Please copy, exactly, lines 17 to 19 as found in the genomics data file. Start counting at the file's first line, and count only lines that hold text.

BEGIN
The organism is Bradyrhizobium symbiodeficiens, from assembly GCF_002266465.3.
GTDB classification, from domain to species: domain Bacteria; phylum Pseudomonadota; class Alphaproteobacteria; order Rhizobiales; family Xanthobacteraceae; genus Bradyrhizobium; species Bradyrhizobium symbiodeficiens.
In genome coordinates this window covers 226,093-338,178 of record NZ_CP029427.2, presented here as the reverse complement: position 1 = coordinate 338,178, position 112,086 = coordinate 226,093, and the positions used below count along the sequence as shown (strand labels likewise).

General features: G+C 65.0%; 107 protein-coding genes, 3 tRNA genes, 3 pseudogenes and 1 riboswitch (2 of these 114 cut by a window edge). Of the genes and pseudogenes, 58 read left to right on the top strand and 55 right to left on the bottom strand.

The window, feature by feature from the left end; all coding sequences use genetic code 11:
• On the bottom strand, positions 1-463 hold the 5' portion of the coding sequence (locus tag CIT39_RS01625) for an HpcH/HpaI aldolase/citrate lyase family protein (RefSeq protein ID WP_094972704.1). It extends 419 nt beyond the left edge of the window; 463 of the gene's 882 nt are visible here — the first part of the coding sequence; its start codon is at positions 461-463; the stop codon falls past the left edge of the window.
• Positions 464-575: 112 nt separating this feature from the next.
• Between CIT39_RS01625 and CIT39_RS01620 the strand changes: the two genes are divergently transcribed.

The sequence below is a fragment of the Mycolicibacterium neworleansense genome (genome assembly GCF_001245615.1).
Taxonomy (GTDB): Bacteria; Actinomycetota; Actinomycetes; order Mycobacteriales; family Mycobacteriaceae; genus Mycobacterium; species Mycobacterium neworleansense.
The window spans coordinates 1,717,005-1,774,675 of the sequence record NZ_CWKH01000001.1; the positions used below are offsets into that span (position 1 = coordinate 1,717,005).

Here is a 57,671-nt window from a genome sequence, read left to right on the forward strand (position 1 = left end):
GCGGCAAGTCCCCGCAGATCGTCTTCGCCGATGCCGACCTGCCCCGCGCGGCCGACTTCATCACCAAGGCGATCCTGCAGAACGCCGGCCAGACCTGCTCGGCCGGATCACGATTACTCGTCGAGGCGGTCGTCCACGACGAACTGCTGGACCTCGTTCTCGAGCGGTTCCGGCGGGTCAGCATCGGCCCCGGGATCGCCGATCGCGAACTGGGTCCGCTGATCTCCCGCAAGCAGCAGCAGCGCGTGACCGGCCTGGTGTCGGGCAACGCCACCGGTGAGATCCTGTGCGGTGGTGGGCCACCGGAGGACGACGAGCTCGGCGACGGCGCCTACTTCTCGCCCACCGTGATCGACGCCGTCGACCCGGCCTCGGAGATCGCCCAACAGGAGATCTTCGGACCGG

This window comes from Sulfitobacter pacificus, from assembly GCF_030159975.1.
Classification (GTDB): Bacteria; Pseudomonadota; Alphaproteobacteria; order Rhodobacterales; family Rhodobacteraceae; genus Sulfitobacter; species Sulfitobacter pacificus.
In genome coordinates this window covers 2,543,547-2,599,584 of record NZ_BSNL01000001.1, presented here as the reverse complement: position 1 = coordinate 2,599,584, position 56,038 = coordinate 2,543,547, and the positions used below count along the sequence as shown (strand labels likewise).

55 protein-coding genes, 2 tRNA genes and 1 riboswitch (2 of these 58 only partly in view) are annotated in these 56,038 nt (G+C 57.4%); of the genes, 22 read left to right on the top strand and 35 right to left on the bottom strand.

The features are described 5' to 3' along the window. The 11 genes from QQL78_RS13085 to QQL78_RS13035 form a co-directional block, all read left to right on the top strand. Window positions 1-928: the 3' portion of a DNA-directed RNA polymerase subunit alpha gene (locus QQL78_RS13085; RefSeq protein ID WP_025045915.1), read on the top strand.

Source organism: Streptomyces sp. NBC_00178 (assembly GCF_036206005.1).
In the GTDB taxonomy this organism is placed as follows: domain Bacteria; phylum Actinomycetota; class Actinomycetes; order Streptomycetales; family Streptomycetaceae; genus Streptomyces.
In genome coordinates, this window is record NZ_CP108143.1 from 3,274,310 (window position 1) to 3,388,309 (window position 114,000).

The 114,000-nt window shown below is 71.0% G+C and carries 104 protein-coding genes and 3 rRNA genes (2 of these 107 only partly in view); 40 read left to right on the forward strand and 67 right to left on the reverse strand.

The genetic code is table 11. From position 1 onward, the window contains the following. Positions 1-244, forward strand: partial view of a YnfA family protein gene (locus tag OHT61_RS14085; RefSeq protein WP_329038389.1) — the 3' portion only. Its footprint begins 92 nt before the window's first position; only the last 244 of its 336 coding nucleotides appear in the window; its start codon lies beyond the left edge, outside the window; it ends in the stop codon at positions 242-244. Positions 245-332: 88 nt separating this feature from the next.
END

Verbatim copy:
55 protein-coding genes, 2 tRNA genes and 1 riboswitch (2 of these 58 only partly in view) are annotated in these 56,038 nt (G+C 57.4%); of the genes, 22 read left to right on the top strand and 35 right to left on the bottom strand.

The features are described 5' to 3' along the window. The 11 genes from QQL78_RS13085 to QQL78_RS13035 form a co-directional block, all read left to right on the top strand. Window positions 1-928: the 3' portion of a DNA-directed RNA polymerase subunit alpha gene (locus QQL78_RS13085; RefSeq protein ID WP_025045915.1), read on the top strand.

Source organism: Streptomyces sp. NBC_00178 (assembly GCF_036206005.1).